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I totally get this, and I agree that blurb should say what you say it should say. I don't read blurb, though, because I can't bear bits of story to be given away, and they too often are. Even an early set-up which if you don't know is a set-up loses its force if you know it's the set-up. So I also can't read reviews of fiction. I squint at review pages to get an impressionistic sense of whether people liked a book, or get recommendations, and etc., and then I read the book or not, and the reviews afterwards. (As I say, I get that no one else thinks like this; I can't watch previews in cinemas, either.)

What's worse is blurbs that don't make sense. I picked up 'Click' by Bill Tancer the other day and couldn't make sense of the blurb at all.

See the 1st 3 lines after 'From the Back Cover' on Amazon. You need to click on 'See All Product Description' first.

http://www.amazon.co.uk/gp/product/0007277830?ie=UTF8&tag=publilore-21&linkCode=as2&camp=1634&creative=19450&creativeASIN=0007277830

What are they on about? Am I being thick? It wouldn't be the 1st time.

Curiously you spend a lot of time writing about what you think of books/music, is this ironic?

No irony at all Boggle. Not entirely sure where you are coming from.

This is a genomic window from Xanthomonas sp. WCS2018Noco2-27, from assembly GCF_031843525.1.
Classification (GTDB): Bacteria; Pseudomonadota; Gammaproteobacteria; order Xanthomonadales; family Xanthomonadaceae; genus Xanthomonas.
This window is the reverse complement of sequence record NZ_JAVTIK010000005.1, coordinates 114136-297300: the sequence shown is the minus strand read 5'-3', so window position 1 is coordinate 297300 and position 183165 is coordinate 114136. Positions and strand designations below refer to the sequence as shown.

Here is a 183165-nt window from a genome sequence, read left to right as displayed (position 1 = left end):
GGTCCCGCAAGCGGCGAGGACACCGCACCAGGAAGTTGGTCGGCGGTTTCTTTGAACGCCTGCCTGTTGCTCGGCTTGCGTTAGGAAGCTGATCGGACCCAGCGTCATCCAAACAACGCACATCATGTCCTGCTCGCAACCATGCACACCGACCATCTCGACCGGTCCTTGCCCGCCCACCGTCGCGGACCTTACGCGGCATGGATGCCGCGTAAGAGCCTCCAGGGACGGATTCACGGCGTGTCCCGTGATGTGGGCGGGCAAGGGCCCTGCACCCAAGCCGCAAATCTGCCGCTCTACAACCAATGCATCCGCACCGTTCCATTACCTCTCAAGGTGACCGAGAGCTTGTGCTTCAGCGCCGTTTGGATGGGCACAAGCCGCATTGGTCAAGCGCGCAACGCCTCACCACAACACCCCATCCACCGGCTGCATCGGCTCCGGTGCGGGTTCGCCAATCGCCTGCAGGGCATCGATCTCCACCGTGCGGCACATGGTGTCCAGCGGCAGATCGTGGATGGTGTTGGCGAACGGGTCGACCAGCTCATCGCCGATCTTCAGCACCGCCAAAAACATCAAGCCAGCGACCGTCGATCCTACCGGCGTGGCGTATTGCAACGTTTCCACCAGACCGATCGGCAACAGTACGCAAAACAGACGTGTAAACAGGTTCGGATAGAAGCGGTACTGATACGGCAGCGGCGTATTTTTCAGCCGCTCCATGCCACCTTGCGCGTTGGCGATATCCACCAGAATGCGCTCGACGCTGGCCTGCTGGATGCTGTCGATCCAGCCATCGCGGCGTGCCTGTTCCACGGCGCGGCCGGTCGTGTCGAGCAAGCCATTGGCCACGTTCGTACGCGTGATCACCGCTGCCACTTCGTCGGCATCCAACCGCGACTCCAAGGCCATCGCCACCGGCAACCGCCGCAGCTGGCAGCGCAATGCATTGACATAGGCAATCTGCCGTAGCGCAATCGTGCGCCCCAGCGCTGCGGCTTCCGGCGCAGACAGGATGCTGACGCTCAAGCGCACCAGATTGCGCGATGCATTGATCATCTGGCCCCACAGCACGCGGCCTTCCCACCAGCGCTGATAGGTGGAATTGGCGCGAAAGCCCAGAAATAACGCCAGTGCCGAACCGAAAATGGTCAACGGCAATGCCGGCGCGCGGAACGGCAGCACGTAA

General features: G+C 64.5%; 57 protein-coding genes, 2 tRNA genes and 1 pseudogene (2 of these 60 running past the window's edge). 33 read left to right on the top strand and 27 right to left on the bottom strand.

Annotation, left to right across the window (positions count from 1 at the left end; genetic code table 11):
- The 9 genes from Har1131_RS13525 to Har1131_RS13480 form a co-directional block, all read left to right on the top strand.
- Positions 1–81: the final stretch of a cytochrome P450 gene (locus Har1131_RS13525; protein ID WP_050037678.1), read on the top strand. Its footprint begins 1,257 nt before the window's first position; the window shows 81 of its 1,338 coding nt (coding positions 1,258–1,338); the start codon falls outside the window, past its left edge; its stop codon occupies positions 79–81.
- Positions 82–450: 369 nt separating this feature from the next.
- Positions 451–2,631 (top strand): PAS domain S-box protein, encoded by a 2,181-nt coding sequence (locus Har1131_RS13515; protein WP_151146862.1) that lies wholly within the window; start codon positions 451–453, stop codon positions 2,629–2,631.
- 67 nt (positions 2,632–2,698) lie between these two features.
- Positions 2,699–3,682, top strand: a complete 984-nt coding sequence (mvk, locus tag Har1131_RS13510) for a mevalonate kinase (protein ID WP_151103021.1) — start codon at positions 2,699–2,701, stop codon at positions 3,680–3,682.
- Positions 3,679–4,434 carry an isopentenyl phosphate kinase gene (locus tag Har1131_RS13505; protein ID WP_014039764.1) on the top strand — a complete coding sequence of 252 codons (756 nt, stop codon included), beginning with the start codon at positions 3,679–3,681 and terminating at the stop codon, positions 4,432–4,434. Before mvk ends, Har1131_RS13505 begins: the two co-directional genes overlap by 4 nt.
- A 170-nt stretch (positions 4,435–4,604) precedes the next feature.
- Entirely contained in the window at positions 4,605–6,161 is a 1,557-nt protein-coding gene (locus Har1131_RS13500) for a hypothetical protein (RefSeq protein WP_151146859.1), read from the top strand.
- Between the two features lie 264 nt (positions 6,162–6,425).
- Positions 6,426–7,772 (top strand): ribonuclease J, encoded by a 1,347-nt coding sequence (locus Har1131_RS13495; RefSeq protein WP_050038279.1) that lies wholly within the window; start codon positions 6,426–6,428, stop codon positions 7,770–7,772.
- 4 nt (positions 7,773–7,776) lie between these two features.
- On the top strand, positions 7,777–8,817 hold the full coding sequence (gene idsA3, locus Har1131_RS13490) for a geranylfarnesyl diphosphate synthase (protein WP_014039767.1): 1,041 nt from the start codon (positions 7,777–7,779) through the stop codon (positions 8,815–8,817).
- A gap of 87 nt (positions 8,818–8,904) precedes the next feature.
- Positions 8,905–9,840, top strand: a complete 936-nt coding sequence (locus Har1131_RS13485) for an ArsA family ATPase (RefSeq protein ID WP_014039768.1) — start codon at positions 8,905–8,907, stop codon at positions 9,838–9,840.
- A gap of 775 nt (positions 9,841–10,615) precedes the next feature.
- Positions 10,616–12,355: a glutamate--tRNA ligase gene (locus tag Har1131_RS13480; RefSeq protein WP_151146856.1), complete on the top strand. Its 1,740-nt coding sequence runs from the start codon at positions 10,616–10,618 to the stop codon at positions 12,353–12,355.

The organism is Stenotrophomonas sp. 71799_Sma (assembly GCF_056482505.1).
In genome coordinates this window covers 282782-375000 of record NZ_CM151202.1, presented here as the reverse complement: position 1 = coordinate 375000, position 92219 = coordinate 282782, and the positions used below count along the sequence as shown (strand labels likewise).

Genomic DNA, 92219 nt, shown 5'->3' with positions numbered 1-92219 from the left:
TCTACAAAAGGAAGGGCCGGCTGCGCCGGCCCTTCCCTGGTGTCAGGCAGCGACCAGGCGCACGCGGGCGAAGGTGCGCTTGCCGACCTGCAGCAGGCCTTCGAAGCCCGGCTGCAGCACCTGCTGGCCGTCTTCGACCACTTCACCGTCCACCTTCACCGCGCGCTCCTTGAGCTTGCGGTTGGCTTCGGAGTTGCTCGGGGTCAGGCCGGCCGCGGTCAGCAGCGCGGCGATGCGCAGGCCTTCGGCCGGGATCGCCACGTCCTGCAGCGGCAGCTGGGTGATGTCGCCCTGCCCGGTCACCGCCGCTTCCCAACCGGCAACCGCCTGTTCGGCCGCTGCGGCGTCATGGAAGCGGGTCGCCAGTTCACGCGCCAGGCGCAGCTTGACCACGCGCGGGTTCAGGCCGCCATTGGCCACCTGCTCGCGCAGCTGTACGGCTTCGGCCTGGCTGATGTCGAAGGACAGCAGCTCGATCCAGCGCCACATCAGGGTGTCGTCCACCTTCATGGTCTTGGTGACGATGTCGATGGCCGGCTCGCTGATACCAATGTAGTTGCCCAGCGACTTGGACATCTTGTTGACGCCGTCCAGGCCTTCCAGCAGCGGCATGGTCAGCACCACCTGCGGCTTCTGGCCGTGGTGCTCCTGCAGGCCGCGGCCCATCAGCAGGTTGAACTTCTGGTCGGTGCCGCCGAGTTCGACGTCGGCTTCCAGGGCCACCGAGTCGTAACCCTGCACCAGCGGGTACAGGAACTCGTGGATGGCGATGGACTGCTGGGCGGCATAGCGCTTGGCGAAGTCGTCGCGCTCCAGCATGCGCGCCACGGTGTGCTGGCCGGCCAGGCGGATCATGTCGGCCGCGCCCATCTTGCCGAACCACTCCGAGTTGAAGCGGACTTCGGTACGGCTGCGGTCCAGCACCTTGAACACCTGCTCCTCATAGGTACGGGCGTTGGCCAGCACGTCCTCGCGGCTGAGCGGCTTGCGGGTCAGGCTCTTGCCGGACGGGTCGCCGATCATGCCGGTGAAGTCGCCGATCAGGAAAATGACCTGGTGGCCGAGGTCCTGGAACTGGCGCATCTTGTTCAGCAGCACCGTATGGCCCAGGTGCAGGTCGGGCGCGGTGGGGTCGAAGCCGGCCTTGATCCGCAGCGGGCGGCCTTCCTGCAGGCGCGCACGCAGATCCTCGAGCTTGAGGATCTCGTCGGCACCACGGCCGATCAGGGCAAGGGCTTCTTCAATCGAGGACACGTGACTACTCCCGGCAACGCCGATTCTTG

I am always interested to hear what people have to say about a book, I am just asking that publishers also include a blurb. No blurb at all seems daft to me.

I like to see a few quotes but also a good blurb. Sometimes there is a blurb on the frst prelim below a pen pic of the author, but increasingly even the first prelim , or the first 2 or 3 prelim pages, are taken up with quote after quote, most of which are fragments of sentences, and out of context give the bemused reader no chance of working out what the book is about.

I hate just a back page of 'praise' too Scott but I don't like writing blurb much either. I will often read a book and then turn to the review quotes to see if I agree with them...

I think for this to work, publishers would have to become a lot more adept at writing a blurb without giving away half - or more - of the story. I agree with Robbie's comments above. In contrast to Scott, I'd rather have quotes of praise and no blurb - I'm usually more interested in what claims people have made for the book (and how that might fit in with what I'm interested in reading) than with the subject matter - as the latter is such a personal thing that one could easily be put off a perfect-for-you book just because it sounds as though it might be about something you wouldn't normally be interested in.

But what a great T shirt

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